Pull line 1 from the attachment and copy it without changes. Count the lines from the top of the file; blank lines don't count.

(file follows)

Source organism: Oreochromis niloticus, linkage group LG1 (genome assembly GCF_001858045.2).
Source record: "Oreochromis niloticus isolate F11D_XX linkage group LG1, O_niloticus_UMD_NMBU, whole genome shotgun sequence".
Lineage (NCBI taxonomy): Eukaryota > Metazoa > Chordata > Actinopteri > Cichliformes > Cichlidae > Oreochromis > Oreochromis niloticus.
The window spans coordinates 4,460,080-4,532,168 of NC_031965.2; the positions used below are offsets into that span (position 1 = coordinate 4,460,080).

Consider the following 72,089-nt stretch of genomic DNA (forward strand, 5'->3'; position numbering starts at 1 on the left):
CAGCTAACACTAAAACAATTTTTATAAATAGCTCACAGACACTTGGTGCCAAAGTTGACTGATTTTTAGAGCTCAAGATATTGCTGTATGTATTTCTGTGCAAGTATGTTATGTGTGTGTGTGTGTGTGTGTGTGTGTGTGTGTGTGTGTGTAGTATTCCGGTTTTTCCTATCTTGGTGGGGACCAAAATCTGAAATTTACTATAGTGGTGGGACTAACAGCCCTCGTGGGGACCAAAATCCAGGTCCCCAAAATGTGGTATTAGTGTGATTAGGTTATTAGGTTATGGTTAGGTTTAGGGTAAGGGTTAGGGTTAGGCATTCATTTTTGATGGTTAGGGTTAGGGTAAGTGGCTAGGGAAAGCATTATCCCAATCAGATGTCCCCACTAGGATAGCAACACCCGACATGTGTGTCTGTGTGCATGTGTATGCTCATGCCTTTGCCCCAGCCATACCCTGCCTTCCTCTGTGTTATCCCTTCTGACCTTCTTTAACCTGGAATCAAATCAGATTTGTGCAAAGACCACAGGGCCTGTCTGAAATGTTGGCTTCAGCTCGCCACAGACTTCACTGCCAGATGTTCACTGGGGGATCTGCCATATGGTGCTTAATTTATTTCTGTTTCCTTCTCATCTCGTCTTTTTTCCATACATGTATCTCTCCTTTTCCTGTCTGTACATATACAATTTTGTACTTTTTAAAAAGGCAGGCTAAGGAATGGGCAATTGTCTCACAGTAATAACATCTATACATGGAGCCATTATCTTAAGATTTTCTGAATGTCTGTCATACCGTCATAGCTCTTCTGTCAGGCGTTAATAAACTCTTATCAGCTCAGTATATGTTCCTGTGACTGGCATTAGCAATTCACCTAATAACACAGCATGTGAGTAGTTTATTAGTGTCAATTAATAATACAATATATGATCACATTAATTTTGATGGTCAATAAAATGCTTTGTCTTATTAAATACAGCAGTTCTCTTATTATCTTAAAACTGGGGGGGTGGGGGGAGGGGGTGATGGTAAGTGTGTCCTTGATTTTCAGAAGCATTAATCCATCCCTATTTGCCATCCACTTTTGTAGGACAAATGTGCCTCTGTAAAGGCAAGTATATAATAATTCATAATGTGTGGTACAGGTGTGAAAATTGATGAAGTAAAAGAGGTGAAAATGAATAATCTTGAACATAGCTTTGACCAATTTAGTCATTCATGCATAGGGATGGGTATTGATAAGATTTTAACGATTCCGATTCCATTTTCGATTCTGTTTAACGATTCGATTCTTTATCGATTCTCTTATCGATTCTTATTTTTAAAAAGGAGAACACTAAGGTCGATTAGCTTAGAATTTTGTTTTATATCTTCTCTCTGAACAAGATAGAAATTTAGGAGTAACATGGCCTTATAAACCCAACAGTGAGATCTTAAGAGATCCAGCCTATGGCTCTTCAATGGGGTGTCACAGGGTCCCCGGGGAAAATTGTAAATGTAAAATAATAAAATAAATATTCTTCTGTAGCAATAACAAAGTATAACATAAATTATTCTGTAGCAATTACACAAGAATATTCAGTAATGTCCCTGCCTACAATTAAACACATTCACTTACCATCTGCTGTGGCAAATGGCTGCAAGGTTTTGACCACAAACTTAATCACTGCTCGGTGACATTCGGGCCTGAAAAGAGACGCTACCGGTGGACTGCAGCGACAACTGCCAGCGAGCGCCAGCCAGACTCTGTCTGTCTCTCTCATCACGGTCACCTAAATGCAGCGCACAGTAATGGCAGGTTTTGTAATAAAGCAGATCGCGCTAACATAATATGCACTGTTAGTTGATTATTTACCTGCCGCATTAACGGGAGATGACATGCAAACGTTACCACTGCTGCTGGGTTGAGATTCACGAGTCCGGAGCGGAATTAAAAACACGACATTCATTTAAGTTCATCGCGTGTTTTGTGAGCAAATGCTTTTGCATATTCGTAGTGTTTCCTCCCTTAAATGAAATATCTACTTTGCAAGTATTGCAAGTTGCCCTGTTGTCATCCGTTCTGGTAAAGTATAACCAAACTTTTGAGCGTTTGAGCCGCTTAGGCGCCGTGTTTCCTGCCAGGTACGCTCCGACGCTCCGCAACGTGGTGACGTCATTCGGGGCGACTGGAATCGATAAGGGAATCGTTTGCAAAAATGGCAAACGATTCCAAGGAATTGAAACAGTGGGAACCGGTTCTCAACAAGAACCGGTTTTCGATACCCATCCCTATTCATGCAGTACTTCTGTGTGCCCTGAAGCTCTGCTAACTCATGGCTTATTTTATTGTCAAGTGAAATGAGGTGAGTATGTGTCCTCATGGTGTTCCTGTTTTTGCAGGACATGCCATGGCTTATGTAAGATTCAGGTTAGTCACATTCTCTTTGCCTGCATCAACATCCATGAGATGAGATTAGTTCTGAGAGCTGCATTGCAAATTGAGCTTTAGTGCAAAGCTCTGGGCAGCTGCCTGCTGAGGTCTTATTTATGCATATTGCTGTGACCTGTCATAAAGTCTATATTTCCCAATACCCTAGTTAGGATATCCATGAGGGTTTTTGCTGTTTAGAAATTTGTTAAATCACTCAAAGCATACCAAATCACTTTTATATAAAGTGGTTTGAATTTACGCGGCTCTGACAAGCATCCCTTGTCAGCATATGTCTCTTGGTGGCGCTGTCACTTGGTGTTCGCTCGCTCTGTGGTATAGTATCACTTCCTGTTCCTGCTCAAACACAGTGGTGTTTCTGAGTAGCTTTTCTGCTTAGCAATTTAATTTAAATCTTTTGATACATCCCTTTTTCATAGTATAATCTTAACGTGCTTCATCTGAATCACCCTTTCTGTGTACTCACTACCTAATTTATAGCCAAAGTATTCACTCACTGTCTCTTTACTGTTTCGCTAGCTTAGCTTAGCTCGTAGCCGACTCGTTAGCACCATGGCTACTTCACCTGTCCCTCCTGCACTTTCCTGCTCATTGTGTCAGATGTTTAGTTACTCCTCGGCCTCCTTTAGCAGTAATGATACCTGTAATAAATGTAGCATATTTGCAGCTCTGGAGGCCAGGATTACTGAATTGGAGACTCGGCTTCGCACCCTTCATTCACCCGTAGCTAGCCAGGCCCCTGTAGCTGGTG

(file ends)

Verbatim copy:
Source organism: Oreochromis niloticus, linkage group LG1 (genome assembly GCF_001858045.2).